Without jet trails
The day is not done when I leave town at five, the sun is far from the horizon when I pull out of the parking lot of the little grocery store. It means missing the stretch of Corn Neck where one seems to be riding over the ocean, but it is a bit shorter going up past the Police Station and it fits some odd sense of symmetry not to go the way I came.
It is early, still, and with much daylight left, it is time to go to the cemetery and “plant” the crisp new American flag that has been lying in my back seat for over two weeks. It was provided by the Legion, gotten the day Merrill was buried, the best of intentions undone by rainy mornings and forgotten tools and most of all reluctance I cannot explain.
The hammer is not the best implement, but hammers are one thing I have aplenty, and something larger and more efficient would also do more damage when — likely if — I dropped it on my summer shod feet.
It is peaceful at day’s end in the cemetery, and I don’t have to worry about blocking traffic. The grass is greened by the rains and cool nights. The earth is surprisingly soft, the metal stake to which the familiar round emblem will be affixed is slender and smooth, the task will not be difficult.
I look around, certain there is some protocol I never learned and will certainly breach, but there is no discernible pattern. Placing it to the side of the stone marker appears the norm, but here that is not possible, as it is flanked by two shrubs, conical evergreens that make me try very hard not to look to my right, to the southeast and the newer part of the old cemetery. Over there, two monster yews, as old as I and laced with poison ivy (I learned the hard way), tower over my grandparents’ headstone.
They are more visible than the globe (yes, it IS a globe!) atop my great-grandfather’s stone, and I admit to taking some mean pleasure in the knowledge they both dwarf the large stone the wicked Lucretia had set for herself and my great-grandfather. There were evergreens there once, but they went the way of so many deciduous trees and only stumps remain.
They were supposed to be miniatures, as well...
The stake goes in slowly but certainly, my little taps nudging it along, inch by inch, dulling the head of the shiny stem, until it is deep enough. Finally, it is done, perhaps not perfectly straight but I doubt another effort would make a difference. It takes a few tries to catch the threaded post but it works, I inserted the flag and straightened. The flag hit, as I feared it would, the face of the stone.
Done, I think not of my uncle, or my cousin gone but a few years after his father, whose name is also on the stone. Instead, I think, as I usually do, of my grandmother, buried by those crazy giant yews. Widowed in early 1941, she watched her sons go off to war, all five of them. She deserves a flag of her own.
The next week the sky is September Blue, a color that will always evoke in everyone living in this part of the country — or watching televised reports — eleven-year-old memories of a day of shock and sadness. The recollection is undiminished, I am sure, after all we all remember that blue sky. But then I find what I wrote back then, a week after the towers fell.
“Last week, the prime minister of Great Britain stepped up to the podium and as he spoke I scrawled his words in the margin of a newspaper, the true legacy of these terrorists, whatever their names and immediate fates: ‘Their barbarism will stand as their shame throughout all eternity.’”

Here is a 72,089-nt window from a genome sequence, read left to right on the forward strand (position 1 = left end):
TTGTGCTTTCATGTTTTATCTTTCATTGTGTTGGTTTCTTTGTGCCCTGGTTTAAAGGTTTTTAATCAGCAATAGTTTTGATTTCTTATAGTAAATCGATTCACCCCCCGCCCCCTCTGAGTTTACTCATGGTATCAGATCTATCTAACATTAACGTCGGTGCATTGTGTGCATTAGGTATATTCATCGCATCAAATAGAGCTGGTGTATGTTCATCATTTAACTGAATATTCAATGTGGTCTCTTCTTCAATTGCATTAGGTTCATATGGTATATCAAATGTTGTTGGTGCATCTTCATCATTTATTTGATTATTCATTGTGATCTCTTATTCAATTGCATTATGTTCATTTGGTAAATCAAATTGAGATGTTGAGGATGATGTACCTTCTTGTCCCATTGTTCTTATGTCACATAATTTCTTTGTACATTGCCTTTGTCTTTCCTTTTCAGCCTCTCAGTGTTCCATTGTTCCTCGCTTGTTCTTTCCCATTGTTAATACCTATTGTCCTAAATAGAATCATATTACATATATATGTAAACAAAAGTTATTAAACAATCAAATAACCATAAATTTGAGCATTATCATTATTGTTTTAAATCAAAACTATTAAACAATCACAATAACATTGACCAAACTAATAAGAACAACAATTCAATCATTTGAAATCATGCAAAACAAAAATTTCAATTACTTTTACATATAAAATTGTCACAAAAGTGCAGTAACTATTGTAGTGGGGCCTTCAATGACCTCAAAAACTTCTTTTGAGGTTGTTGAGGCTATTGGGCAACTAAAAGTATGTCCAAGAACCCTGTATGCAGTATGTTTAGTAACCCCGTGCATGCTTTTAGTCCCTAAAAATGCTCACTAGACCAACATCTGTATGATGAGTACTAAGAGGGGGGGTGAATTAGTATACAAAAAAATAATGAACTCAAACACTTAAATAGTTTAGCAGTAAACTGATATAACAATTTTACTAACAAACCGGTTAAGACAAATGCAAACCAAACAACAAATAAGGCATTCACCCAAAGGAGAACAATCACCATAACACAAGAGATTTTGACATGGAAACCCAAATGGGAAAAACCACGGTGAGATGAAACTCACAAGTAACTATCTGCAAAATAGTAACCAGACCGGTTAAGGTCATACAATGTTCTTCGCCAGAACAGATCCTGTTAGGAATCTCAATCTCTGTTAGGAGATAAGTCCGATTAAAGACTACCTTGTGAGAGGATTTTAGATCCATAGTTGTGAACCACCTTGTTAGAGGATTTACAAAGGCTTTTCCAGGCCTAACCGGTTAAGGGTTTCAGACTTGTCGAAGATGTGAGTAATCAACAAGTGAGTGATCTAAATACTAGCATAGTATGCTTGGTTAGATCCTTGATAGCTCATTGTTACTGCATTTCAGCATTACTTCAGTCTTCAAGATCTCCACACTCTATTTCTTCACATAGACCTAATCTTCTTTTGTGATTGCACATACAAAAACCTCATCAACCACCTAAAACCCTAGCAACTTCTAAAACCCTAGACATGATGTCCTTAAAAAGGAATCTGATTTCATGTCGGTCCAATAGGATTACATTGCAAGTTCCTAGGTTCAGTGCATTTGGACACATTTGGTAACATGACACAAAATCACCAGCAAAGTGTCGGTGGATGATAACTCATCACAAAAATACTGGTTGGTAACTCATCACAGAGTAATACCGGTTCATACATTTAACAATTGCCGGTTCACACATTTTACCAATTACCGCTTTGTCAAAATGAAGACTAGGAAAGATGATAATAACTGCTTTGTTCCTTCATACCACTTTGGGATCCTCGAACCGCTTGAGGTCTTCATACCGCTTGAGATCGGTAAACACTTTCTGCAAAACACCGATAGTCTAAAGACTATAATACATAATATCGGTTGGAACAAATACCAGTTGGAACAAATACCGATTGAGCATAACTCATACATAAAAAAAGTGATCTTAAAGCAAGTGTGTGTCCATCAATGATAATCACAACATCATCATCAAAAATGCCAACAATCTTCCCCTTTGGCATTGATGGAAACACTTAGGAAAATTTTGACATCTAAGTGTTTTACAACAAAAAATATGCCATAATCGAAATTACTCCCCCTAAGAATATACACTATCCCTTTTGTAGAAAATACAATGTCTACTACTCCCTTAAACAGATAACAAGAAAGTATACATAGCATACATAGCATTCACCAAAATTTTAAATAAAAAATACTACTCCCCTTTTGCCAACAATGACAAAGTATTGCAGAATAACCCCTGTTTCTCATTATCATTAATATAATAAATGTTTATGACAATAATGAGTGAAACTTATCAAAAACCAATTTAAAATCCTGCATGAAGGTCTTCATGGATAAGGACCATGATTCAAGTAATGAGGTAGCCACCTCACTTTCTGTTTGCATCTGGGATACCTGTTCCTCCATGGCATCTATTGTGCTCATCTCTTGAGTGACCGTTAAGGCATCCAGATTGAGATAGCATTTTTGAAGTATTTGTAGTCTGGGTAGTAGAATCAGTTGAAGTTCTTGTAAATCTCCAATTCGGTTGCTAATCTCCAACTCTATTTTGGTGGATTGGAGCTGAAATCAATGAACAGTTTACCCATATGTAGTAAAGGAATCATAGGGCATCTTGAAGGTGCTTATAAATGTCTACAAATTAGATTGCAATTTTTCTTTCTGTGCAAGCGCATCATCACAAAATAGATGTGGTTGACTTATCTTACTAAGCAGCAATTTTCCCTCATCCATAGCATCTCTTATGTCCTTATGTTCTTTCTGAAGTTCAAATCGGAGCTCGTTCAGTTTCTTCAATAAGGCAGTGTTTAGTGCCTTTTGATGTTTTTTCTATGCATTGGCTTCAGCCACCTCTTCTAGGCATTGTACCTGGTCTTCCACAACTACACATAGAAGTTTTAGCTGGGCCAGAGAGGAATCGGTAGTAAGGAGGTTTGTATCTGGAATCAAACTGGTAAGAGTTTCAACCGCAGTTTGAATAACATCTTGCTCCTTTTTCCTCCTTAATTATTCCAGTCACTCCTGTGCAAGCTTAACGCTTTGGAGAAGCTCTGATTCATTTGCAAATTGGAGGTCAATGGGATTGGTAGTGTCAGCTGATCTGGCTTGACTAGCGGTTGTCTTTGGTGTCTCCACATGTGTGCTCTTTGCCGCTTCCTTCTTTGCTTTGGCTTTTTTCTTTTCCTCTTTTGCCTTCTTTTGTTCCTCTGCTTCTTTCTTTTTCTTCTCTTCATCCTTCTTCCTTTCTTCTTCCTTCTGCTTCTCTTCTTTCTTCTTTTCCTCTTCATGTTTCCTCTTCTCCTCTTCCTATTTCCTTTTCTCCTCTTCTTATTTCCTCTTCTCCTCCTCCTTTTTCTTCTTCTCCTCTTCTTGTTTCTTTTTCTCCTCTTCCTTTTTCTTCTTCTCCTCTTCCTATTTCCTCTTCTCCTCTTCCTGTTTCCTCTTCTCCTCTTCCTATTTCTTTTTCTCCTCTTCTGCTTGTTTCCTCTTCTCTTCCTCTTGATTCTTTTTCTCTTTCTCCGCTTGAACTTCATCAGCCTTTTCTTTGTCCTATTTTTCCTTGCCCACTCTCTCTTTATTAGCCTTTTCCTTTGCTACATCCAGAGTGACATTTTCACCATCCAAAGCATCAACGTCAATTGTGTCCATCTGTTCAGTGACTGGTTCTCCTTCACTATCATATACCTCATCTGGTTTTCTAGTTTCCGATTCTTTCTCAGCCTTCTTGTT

“Words can be powerful tools, I thought then and again, listening to the service in the National Cathedral and the verse of the Battle Hymn of the Republic, vaguely familiar but no longer in hymnals. I found it, finally, in one old songbook of my mother’s: “I have read a fiery gospel writ in burnished rows of steel...”
The hymn I remember because once, long before Sept 2001, I knew all the words and it had only slipped into inactive memory from which it was easily retrieved. It was eerier and it has stayed with me. That Tony Blair said the barbarism of the terrorists will stand as their shame throughout eternity I had long forgotten. Perhaps “shame” was never a part of our national dialogue, perhaps it only sounded better as so many things do, spoken with a British accent.
We want something we perceive as stronger, some vengeance that isn’t ours to extract when what, truly, could be worse than shame throughout eternity?
The flags are at half mast this second Tuesday in September. It was Tuesday eleven years ago, this is the second time the date has fallen on Tuesday, a calendar-geek fact.
Eleven years ago I was looking for dusty hymnals, for the ink on paper that was easier to remember than words scrolled on a computer screen. Eleven years ago most of us were still watching a major network when something major happened, we all saw the same images, and remember the same images. On this anniversary I watch clips on the internet, including footage shot by a friend who lived in lower Manhattan who simply grabbed his cameras and ran and recorded history: more things forgotten, people on the street talking of other U.S. cities having been hit, the Block Island rumor mill on steroids.
We were an oasis, not untouched — was there anywhere in this part of the country that didn’t have some connection to that tragedy in the big city over the horizon? — but removed, under those quiet skies that only became bluer as the days without jet trails increased.
It’s popular, it seems, to say “never forget” as some patriotic declaration, for businesses and politicians on both sides of the aisle, and I just look at the ads and wonder if anyone else is insulted by the implication that we ever could.